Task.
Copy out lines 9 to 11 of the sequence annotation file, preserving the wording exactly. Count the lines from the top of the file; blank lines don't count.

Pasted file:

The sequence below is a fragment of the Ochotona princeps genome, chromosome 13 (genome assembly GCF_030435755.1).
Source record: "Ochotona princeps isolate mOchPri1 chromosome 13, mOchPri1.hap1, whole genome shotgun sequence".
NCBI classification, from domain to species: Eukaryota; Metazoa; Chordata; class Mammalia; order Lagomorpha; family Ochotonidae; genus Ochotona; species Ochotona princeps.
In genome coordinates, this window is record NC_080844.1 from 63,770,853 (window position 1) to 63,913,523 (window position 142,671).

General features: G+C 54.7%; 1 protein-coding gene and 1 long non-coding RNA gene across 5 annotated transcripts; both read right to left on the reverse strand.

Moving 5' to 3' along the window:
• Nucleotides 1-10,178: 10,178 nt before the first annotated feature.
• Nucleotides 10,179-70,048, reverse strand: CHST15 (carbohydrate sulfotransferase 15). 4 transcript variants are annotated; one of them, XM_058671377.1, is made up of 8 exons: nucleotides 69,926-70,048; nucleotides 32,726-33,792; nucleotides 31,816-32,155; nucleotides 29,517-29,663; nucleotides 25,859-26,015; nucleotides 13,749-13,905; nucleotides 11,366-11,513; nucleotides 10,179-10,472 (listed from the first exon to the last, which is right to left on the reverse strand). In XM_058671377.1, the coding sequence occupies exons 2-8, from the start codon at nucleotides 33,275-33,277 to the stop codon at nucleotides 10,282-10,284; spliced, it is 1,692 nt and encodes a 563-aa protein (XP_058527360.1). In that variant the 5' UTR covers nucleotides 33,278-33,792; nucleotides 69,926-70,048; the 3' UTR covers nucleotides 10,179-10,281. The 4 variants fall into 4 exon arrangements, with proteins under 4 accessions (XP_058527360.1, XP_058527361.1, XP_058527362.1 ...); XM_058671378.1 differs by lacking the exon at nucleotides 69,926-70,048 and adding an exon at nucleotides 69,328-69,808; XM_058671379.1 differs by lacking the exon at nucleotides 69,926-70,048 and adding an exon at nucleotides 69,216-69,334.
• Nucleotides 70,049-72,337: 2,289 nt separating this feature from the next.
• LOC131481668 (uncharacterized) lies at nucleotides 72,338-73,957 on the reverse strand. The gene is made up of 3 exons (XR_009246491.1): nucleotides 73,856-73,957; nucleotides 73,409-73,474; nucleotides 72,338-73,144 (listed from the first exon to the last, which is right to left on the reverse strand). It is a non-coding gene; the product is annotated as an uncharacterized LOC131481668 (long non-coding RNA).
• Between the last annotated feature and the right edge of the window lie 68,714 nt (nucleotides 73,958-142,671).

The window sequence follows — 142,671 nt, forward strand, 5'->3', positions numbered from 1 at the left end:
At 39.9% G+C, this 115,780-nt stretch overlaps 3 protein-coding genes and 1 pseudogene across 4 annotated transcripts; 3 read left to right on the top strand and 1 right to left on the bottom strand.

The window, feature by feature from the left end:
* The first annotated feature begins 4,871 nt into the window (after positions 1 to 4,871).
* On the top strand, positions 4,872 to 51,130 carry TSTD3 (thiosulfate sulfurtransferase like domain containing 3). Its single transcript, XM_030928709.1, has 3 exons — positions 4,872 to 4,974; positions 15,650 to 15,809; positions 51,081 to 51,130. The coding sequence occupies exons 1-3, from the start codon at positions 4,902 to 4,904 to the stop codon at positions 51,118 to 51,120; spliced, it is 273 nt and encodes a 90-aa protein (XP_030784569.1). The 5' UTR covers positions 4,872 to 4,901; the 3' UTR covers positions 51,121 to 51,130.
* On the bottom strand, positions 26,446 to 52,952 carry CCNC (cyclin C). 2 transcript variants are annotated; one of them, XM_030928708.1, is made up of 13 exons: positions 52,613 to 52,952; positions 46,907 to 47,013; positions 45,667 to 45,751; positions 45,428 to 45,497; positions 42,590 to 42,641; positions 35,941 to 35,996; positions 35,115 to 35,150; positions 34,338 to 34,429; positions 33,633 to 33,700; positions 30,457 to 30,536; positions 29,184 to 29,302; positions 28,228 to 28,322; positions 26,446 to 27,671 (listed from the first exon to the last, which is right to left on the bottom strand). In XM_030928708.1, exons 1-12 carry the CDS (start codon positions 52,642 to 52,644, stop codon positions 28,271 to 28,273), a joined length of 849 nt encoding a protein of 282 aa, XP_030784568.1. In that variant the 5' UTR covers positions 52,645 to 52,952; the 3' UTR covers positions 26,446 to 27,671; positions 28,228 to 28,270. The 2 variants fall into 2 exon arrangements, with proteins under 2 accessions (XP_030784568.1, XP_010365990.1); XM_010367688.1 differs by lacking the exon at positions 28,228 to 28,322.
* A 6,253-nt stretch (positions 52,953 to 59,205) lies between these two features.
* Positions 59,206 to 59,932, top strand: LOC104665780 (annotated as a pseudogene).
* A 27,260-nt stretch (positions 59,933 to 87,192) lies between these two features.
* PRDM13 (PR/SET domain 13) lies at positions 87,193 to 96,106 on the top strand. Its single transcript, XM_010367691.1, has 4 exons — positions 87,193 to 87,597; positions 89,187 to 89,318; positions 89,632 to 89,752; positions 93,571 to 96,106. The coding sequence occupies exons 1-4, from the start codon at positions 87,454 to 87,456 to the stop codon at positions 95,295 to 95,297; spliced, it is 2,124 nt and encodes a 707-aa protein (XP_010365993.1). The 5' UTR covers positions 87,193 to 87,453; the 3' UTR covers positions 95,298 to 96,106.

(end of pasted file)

• Nucleotides 70,049-72,337: 2,289 nt separating this feature from the next.
• LOC131481668 (uncharacterized) lies at nucleotides 72,338-73,957 on the reverse strand. The gene is made up of 3 exons (XR_009246491.1): nucleotides 73,856-73,957; nucleotides 73,409-73,474; nucleotides 72,338-73,144 (listed from the first exon to the last, which is right to left on the reverse strand). It is a non-coding gene; the product is annotated as an uncharacterized LOC131481668 (long non-coding RNA).
• Between the last annotated feature and the right edge of the window lie 68,714 nt (nucleotides 73,958-142,671).